My internet is a funny place filled with funny little interactions and I really don’t spend much more time on it than that. The part of me that half-heartedly invested four years into psychology, likes to dig a little deeper into those human interactions. The rest of me, knows that half way through, I’ll be looking for a beer and a $2 plate of hot chips and gravy.
What continues to amaze me is the shallowness of it all, what do they call it? “the echo chamber” where things keep coming around and around and being repeated again and again. Very few can claim “I said it first” in a cavern of this size, instead we look for meaning in the value that we can add to any given statement. Are we achieving this or are we simply continuing the echo?
When I introduce people to Twitter, I try really hard never to say “don’t tweet your lunch, nobody cares”. It may be true, it may be what all the social media gurus say – but bloody hell – spambots aren’t tweeting their lunch either. They are retweeting and retweeting and repeating and repeating (sick of it yet?). It is your personality alone that makes you unique, that adds value to what you say and allows you to shine. If your lunch is spaghetti on toast every day, that’s who you are. That’s someone I might want to connect with – if I liked spaghetti on toast, which, as it so, happens I don’t.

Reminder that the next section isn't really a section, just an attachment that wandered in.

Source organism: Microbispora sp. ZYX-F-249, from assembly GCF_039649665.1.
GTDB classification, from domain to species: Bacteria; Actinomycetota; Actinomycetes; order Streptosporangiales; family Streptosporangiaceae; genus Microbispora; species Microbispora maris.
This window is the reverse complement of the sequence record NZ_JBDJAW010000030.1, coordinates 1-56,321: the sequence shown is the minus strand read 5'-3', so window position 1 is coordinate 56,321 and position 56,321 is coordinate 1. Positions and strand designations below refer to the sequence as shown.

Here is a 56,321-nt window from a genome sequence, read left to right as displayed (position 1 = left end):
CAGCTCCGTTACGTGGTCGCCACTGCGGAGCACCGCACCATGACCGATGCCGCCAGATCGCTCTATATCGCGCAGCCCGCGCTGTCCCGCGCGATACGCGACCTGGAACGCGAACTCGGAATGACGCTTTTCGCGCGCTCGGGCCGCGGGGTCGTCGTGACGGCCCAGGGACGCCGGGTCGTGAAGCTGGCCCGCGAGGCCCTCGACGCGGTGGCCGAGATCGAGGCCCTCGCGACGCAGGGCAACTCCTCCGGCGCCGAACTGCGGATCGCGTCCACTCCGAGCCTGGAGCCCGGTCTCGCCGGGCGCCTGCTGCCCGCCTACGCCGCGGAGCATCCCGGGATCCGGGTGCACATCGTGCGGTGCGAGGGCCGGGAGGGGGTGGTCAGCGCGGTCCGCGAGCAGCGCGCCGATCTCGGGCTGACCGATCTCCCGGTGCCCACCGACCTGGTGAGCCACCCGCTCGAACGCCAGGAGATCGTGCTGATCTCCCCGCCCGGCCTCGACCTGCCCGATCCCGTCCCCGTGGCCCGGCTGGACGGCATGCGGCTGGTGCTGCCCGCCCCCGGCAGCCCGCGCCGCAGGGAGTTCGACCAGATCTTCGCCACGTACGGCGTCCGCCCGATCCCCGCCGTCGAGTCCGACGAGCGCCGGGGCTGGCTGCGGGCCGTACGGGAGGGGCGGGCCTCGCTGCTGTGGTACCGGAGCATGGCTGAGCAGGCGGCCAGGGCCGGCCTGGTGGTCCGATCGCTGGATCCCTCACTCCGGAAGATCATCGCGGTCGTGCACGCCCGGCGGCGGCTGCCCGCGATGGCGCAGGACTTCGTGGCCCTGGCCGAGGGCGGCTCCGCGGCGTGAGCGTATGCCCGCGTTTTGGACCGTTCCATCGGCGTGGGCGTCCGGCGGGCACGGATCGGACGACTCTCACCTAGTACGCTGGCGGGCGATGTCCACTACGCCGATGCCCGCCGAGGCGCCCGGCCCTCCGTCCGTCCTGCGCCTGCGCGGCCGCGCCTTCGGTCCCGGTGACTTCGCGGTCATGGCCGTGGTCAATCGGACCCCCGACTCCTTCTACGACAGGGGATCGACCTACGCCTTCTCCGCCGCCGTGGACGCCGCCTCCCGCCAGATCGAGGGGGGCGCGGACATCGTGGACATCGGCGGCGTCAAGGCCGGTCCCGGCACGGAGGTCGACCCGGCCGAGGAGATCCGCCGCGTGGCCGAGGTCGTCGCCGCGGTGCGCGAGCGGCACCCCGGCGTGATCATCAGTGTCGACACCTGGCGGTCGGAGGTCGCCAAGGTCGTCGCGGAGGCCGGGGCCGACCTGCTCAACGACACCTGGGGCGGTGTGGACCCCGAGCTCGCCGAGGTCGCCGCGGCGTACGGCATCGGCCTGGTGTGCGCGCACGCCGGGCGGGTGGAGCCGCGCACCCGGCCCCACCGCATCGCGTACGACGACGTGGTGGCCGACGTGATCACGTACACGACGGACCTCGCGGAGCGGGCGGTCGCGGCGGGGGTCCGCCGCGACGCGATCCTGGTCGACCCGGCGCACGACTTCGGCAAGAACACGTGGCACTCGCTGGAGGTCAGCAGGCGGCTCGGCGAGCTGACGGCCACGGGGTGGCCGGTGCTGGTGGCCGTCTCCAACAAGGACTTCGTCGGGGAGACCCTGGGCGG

Within these funny little interactions, I do find fascination in the idea of “intellectual property”. Some companies say that what you produce while working for them belongs to them, it is their IP and purchased from you as a part of your contract. Yet if you take that information in the course of your contract and put it on a blog, or on twitter or post the entire thing to slideshare – who does it belong to then? It is in the public domain free to be downloaded and reused however others choose. While you work for the company, they may praise your social networking skills and your digital eminence, but when you leave, a crucial part of the work you do for them is now out in the wild free to be repeated and retweeted and retweaked ad nauseum.
How much thought do companies put into their social strategies? Do they really understand that having a voice in the echo chamber is wonderful, but at the same time when the echo does die down, the idea of ownership and property tends to die down too?
Set your content free, they cry.
Let your ideas fly, they cry.
But one day, the lawyers will get involved and quietly suggest that there is a cost to all of this freedom and flight. The question is, how will the companies respond?
ps My heading is borrowed from the thinkgeek baby suit we bought for our first born.. just in case anyone was wondering where they had seen it before and was concerned about ownership and IP.